When 22-year-old North Carolina-native Tyler Grosso was offered a job through Facebook as the late A$AP Yams’ assistant in 2012, he dropped everything and moved to New York City with $200 in his pocket. For three years, Grosso worked closely with the A$AP Mob, learning from the industry’s top charting hip-hop artists and style icons as their graphic designer and creative director’s right hand man.
“Yams was a true genius and visionary, no one ever had anything bad to say about him,” Grosso tells Billboard of his late mentor. In 2015, Grosso parted from the collective to pursue his very own streetwear brand Superrradical full-time. The edgy, minimalist clothing line has gained a cult following with collections typically selling out within the first hour of their release.
Now based in L.A., Grosso continues to cultivate his skate culture and music-influenced brand with fresh graphics and collaborations with designers like Lucid FC. The newest collection – which drops Tuesday Nov. 22nd at 8 p.m. EST on Superradical’s website – includes hoodies, tee shirts, and camouflage pants with a price range of $28-$175. Billboard spoke with the young designer about Superrradical and it’s inherent A$AP influence.
What are some of the most important style tips you learned from your time with the A$AP Mob?
Man I learned so much about style from everyone in A$AP. I guess one thing I took was that you can mix and match and pull off anything. I could wear $400 pants with an $8 tee and a sweatshirt from the thrift store and have kids mimic my fit all day on Instagram.
You started making your own clothing in 2011. What makes Superrradical most representative of your tastes today?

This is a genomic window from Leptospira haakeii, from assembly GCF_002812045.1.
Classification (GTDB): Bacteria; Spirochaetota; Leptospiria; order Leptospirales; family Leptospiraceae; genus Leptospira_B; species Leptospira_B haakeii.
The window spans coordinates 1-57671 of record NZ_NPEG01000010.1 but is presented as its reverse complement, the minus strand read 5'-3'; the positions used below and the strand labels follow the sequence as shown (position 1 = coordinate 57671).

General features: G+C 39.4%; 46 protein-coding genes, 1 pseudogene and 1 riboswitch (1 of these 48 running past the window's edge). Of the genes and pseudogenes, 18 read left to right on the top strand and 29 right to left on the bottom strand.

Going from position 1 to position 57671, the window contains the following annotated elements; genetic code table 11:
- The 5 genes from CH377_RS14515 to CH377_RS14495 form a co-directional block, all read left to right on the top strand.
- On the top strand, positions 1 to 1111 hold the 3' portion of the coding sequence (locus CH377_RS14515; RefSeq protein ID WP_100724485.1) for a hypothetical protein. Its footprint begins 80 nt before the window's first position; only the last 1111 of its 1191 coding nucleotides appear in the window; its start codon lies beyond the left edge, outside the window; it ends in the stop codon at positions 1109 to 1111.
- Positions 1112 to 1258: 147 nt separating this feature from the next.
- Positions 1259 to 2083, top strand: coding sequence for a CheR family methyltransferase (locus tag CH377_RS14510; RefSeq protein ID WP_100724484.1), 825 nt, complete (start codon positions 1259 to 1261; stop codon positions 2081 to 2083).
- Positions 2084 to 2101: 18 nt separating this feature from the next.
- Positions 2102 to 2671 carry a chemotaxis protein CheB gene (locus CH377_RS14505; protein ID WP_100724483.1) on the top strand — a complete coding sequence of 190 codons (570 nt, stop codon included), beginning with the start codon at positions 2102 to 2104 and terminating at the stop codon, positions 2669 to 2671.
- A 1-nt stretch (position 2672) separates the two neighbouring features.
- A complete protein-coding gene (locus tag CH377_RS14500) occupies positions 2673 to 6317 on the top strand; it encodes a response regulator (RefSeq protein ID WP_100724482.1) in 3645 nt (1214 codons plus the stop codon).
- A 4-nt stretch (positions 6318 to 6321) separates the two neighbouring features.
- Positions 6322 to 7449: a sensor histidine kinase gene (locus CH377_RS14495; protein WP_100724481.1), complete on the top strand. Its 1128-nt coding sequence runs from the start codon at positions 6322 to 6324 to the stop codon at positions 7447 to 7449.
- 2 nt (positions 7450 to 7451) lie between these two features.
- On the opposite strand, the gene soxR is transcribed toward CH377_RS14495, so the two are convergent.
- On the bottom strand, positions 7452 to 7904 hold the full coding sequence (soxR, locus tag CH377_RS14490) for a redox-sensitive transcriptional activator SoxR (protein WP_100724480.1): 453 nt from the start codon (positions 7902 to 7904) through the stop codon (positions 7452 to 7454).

Superrradical is a mood board of my emotions, what I love and what I hate, how I feel, everything. Every collection and every article of clothing I do is a representation of what I’m currently feeling. If I’m depressed, you can see that in the graphics and how the photos were shot. They might be dark and gloomy and edgy. As to where if I was happy during a collection, the clothes might be bright pastels with a lookbook shot in the sun, etc.
What are your biggest inspirations or influences for Superrradical?
Music, movies, and history in general. Music influences me heavy. I’m currently on a The Doors kick so I just listen to Jim Morrison while I design and also go to places The Doors related. Like this weekend I went to Jim Morrison’s old house [in L.A.] and just sat on my car and wrote ideas down. I also like to watch documentaries or movies that tie to history, like flicks from or about the 70’s or 80’s or 90’s, whatever it is I’m in the mood for.
Tell me a little bit about the new collection.
This new collection is something I’ve very proud of. It has my first cut n’ sew piece, a pair of camouflage pants, as well as two hoodies and four more tees. It’s very clean and simple, but hard at the same time. Some new colorways of a tee I dropped in the past, as well as some new graphics in the direction I’m feeling as of late. Its all very low-key and easily some of my favorite pieces to date.
Who is Gnarcotic and how did the collaboration for your tri-color camouflage pants come about?
Gnarcotic is a street wear brand from Atlanta, run by my homie Caleb. Caleb used to come to my old crib “Thot Mansion” [in L.A.] and we would just always say, “Hey, let’s collab,” but never do anything. He dropped these sick camo pants and I was like, “Bro… These are game changers, you already know Supreme or Palace is gonna rip this idea.” Eventually, we settled on taking his original pants and remixing them with colors I tend to stick to – pink, purple, and yellow.
— CALEB (@GnarcoticCaleb) November 15, 2016
Who are your favorite musicians style-wise right now?
My favorite music artists currently are The Doors, Britney Spears, and Baby E. I actually just saw Britney for the second time this weekend. Shes soooo good live, I literally was in tears. But Baby E makes some beautiful music. He’s signed to Young Money, Lil Wayne’s collective. Me and him have been working on some cool things lately, so everyone needs to hop on his music before it’s too late.